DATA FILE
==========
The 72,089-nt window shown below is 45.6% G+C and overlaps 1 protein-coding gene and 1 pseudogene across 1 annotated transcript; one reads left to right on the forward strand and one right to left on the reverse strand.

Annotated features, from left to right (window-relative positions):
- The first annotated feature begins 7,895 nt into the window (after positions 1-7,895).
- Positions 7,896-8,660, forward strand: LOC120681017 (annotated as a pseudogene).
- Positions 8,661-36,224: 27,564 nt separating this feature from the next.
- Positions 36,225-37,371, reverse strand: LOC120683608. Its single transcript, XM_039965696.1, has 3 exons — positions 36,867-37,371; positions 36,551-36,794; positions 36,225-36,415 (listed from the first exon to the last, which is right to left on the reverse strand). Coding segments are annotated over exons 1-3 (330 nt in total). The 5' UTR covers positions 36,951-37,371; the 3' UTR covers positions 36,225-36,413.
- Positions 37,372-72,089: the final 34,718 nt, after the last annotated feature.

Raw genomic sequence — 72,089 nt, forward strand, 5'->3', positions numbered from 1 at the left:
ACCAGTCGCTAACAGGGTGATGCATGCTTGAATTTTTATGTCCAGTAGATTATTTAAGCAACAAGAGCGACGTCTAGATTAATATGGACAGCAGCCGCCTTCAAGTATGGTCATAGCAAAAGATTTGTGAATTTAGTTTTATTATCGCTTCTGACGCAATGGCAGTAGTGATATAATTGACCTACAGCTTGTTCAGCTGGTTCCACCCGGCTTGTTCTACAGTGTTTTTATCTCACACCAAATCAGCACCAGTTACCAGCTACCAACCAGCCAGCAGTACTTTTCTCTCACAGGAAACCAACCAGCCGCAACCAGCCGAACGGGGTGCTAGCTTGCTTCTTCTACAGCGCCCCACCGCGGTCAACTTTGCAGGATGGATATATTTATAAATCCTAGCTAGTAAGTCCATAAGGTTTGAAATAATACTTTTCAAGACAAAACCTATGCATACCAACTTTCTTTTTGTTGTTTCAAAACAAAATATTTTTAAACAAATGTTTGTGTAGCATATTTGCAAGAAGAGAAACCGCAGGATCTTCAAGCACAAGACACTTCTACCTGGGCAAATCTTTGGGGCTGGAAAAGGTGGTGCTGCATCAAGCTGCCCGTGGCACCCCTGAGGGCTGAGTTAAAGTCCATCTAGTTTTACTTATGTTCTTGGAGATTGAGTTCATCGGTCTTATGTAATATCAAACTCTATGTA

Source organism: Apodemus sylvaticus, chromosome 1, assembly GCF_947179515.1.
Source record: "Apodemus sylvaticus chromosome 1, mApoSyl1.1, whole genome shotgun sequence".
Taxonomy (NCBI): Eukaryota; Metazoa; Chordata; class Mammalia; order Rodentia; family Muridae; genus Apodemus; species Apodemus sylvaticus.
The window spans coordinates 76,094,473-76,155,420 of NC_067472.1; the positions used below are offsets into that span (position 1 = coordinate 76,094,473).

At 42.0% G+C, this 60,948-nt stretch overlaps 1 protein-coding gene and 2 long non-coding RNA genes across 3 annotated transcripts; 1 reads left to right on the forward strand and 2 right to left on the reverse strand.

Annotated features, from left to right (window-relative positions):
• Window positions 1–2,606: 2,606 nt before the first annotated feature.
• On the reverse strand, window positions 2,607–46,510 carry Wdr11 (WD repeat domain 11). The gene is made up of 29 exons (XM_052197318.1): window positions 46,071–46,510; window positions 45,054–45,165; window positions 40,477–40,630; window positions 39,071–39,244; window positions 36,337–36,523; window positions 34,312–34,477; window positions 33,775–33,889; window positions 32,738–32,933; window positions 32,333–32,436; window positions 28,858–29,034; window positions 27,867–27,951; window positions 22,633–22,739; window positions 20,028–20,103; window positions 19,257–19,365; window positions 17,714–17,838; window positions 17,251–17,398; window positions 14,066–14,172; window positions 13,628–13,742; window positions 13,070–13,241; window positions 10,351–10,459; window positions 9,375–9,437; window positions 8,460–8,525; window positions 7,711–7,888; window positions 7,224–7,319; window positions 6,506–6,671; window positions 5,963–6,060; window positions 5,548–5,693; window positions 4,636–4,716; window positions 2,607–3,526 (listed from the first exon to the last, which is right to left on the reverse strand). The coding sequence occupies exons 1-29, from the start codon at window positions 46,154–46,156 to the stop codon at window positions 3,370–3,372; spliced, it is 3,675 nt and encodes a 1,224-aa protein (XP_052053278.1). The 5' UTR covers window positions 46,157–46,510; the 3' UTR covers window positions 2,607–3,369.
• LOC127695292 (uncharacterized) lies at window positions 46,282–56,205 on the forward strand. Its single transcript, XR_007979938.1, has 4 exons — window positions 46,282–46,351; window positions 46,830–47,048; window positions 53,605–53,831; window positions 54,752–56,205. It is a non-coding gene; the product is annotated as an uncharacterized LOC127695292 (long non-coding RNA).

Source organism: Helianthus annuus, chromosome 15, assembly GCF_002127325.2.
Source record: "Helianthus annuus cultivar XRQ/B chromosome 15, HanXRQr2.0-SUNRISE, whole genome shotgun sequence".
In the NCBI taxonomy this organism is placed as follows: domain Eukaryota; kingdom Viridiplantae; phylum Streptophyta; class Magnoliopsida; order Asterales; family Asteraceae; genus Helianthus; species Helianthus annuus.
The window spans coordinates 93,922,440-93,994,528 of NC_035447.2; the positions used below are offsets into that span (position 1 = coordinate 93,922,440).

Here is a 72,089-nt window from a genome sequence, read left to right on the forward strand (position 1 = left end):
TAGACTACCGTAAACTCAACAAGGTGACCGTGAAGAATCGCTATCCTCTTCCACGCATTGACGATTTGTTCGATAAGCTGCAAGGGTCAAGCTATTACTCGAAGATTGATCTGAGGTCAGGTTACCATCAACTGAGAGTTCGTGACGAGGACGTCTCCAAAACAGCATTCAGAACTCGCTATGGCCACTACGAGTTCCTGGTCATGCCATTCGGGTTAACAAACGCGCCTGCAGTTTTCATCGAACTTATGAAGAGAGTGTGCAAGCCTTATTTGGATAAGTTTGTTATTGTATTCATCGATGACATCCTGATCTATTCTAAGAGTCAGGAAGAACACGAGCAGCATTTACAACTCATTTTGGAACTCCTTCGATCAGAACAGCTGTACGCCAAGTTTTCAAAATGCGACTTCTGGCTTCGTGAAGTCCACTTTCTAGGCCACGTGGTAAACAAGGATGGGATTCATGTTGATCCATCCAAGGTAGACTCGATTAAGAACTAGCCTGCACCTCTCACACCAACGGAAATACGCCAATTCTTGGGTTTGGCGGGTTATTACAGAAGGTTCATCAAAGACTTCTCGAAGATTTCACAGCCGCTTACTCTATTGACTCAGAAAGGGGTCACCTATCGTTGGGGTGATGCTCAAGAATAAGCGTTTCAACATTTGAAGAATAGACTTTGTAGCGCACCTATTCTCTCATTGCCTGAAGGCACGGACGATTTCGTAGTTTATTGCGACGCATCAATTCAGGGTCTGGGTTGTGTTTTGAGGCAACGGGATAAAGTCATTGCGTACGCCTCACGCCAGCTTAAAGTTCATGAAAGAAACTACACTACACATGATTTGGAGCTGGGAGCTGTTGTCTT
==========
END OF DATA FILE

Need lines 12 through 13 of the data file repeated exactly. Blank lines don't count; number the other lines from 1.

Taxonomy (NCBI): Eukaryota; Metazoa; Chordata; class Mammalia; order Rodentia; family Muridae; genus Apodemus; species Apodemus sylvaticus.
The window spans coordinates 76,094,473-76,155,420 of NC_067472.1; the positions used below are offsets into that span (position 1 = coordinate 76,094,473).